Individual Savings Accounts (ISAs)
In some ways, ISAs can be compared to pension plans, because the ISA is just a 'wrapper' around the investments that it contains (just like Personal Pensions that confers special tax privileges that would not be given if the investment funds were bought outside the Pension plan).
Individual savings accounts (ISAs) were introduced on 6 April 1999 to replace personal equity plans (PEPs) and tax exempt special savings accounts (TESSAs).
ISAs can consist of up to two investment components:
- The stocks and shares component. This can include virtually all quoted securities, as well as unit trusts, shares in open-ended investment companies (OEICs) and investment trusts. The quoted securities allowed include equities listed on any Recognised Stock Exchange. You can also invest in corporate bonds, as well as government securities issued by a European Economic Area government.
- The cash component. This can be invested in bank or building society deposits and certain money market unit trusts.
Previously, funds could be moved from a cash ISA into a stocks and shares ISA, but not the other way round. However, from 1 July 2014, the distinction between cash and stocks and shares ISAs was removed. This is known as a 'New ISA' (NISA).
This means that funds can move between cash and stocks and shares at will, and the rule that only half the allowance can be invested in cash has also been abolished.
Also, the under the old rules, any money taken out of an ISA lost its tax-free status. However, money can now be withdrawn and replaced without losing the tax-free status, as long as the repayment is done in the same tax year.
Historically there were two main types of individual savings account - a Mini and a Maxi ISA - but from 06 April 2008 this distinction was abolished, and there is just an 'ISA'. The annual ISA investment allowance has been raised to £20,000 as of 06/04/2020, and the entire amount can be invested in either cash, stocks and shares, or a combination of both. ISA savers will be able to invest in two separate ISAs each tax year - a cash ISA and a stocks and shares ISA.
Under the previous rules, if you put £1 into a mini-Cash ISA, you could only invest half of the annual ISA allowance into a mini-Stocks and Shares ISA. The new rules bring a little more flexibility, as you can now invest, say, £9,000 into the Stocks and Shares Component and £11,000 into the Cash Component or the entire allowance into either component.
Mini cash ISAs, Tessa-only ISAs (TOISAs) and the cash component of a maxi ISA were automatically treated as cash ISAs. ISA savers will be able to transfer money saved in their cash compent to their stocks and shares component.
Once you have chosen your Stocks and Shares or Cash ISAs, you may not invest in any other ISA during the tax year.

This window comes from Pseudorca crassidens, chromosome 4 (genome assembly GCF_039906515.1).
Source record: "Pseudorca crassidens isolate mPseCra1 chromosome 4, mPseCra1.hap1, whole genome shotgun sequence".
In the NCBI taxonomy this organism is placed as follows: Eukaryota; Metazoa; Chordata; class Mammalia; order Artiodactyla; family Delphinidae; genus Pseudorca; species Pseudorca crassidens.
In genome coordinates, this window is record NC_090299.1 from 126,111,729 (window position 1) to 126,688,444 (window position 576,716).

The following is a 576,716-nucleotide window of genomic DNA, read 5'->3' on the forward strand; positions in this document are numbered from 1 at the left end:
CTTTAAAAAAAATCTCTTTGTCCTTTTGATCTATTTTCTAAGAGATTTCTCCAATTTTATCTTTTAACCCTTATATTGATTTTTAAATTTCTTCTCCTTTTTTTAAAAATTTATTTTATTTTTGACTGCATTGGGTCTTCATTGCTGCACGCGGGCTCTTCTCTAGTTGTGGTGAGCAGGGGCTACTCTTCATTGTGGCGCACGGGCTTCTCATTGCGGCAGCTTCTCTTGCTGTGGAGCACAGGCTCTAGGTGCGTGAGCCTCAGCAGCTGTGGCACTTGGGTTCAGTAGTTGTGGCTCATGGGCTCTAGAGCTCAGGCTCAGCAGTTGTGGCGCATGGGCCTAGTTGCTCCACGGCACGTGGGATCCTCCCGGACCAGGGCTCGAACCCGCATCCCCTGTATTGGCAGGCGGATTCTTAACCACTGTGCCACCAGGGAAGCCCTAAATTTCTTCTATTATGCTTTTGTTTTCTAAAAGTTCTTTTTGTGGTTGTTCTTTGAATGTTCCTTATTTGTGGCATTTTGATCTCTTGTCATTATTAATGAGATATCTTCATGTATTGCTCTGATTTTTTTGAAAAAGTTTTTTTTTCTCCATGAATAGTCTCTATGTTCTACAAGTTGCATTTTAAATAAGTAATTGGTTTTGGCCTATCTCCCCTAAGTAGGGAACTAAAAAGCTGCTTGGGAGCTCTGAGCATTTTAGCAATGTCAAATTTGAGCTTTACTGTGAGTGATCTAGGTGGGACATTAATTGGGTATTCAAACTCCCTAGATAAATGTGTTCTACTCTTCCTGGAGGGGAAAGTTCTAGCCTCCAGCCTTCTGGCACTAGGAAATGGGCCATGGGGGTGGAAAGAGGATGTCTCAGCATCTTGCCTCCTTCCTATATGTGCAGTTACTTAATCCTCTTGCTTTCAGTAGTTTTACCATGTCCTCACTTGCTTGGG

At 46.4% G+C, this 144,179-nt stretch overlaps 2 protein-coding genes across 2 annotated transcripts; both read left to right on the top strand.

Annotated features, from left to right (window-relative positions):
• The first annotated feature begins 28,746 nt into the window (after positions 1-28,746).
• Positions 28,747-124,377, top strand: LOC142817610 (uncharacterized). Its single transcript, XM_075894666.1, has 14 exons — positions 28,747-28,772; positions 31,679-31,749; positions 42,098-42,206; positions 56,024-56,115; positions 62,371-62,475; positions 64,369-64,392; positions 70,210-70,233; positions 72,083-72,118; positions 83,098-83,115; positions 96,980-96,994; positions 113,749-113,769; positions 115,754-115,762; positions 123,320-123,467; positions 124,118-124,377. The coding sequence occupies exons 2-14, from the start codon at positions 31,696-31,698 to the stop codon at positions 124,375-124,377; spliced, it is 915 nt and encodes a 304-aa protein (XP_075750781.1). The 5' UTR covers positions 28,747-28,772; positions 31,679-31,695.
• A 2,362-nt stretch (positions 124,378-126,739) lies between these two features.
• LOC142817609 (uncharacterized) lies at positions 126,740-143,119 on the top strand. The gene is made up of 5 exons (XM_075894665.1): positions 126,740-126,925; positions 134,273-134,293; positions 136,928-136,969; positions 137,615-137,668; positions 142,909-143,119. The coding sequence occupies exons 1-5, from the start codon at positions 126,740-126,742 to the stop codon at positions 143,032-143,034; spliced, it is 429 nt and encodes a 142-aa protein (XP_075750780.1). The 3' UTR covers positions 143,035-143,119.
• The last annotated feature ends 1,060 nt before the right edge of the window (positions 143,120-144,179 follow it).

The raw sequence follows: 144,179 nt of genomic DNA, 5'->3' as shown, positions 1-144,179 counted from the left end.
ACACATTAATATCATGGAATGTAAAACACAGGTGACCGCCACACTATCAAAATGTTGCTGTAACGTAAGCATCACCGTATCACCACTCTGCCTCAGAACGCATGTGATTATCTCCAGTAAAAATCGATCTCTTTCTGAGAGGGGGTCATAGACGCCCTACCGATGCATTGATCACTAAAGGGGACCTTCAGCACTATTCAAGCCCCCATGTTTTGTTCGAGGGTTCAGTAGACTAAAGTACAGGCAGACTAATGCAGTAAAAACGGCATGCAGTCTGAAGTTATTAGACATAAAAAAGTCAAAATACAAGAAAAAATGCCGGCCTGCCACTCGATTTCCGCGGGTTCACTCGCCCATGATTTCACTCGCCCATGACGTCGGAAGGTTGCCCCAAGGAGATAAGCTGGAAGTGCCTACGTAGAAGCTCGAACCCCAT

From April 2015, a new "Help to Buy" Isa scheme will help first-time buyers get onto the property ladder. For every £200 a first-time buyer saves, the Government will add a bonus of £50, effectively a 25% tax-relief. This bonus will be available for up to £15,000 only. Savers will have access to this money and will be able to withdraw funds from the Isa account if they need them for another purpose, but the bonus will be lost if not used for property purchase. The Help to Buy Isa will only be available on houses worth £250,000 or less, or £450,000 or less in London.
Note: Life insurance funds
Since April 2005 life insurance funds have qualified for stocks and shares ISAs. Previously there was a separate Mini 'life insurance' ISA component in which a maximum of £1,000 could be invested. This caused some confusion at the time, as many people suspected that an insurance-based ISA would naturally provide life insurance cover. What was actually offered was funds provided by Insurance Companies, such as With-Profits funds.
Existing Insurance ISAs can remain in force, but will now be amalgamated within the Stocks and Shares ISA component, though some might qualify for Cash ISA status. Anybody who previously subscribed to an insurance ISA and another ISA of the same component is no longer allowed to contribute to both. ISA rules do not permit investment in two ISAs with different managers if they fall into the same component (although this is rapidly becoming an obscure historical footnote).
Individual savings accounts have several major tax advantages:
- Freedom from capital gains tax.
- Freedom from income tax on interest from corporate bonds and dividends from foreign securities.
- Freedom from income tax on interest earned in the cash component.
It is worth noting that Stocks and Shares ISAs are not entirely 'tax-free', due to the fact that the Government abolished the ability of fund managers to reclaim the tax credit on UK dividend income in 2004. Therefore, there is some merit in holding Corporate Bonds and Gilts within an ISA, as the full 20% tax credit is still reclaimable.
You are free to draw from your plan at any time without adverse tax consequences.
NOTE: This document is intended to provide a brief overview of the subject. It should not be read as a recommendation to use any particular product, as it does not take into account individual circumstances and attitudes.